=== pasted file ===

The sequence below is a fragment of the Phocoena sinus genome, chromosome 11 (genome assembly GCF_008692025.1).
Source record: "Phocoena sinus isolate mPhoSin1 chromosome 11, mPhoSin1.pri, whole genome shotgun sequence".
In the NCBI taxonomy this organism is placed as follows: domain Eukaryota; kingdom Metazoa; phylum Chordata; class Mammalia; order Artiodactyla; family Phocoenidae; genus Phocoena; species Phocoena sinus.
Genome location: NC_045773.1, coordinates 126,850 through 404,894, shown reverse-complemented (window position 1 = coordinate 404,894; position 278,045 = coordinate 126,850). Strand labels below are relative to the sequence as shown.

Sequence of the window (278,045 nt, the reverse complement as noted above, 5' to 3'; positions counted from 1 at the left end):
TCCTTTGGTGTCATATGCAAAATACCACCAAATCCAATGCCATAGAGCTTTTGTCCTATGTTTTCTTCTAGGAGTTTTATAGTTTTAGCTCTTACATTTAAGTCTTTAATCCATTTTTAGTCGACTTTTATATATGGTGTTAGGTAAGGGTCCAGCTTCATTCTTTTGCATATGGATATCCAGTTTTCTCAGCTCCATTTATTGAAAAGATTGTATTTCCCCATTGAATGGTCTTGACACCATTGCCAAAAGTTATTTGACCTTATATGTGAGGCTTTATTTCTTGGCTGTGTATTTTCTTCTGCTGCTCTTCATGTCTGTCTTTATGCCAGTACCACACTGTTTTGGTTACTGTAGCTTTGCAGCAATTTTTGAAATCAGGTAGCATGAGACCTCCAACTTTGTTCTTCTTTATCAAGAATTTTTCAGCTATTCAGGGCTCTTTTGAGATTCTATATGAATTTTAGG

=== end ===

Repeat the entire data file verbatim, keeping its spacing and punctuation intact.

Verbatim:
The sequence below is a fragment of the Phocoena sinus genome, chromosome 11 (genome assembly GCF_008692025.1).
Source record: "Phocoena sinus isolate mPhoSin1 chromosome 11, mPhoSin1.pri, whole genome shotgun sequence".
In the NCBI taxonomy this organism is placed as follows: domain Eukaryota; kingdom Metazoa; phylum Chordata; class Mammalia; order Artiodactyla; family Phocoenidae; genus Phocoena; species Phocoena sinus.
Genome location: NC_045773.1, coordinates 126,850 through 404,894, shown reverse-complemented (window position 1 = coordinate 404,894; position 278,045 = coordinate 126,850). Strand labels below are relative to the sequence as shown.

Sequence of the window (278,045 nt, the reverse complement as noted above, 5' to 3'; positions counted from 1 at the left end):
TCCTTTGGTGTCATATGCAAAATACCACCAAATCCAATGCCATAGAGCTTTTGTCCTATGTTTTCTTCTAGGAGTTTTATAGTTTTAGCTCTTACATTTAAGTCTTTAATCCATTTTTAGTCGACTTTTATATATGGTGTTAGGTAAGGGTCCAGCTTCATTCTTTTGCATATGGATATCCAGTTTTCTCAGCTCCATTTATTGAAAAGATTGTATTTCCCCATTGAATGGTCTTGACACCATTGCCAAAAGTTATTTGACCTTATATGTGAGGCTTTATTTCTTGGCTGTGTATTTTCTTCTGCTGCTCTTCATGTCTGTCTTTATGCCAGTACCACACTGTTTTGGTTACTGTAGCTTTGCAGCAATTTTTGAAATCAGGTAGCATGAGACCTCCAACTTTGTTCTTCTTTATCAAGAATTTTTCAGCTATTCAGGGCTCTTTTGAGATTCTATATGAATTTTAGG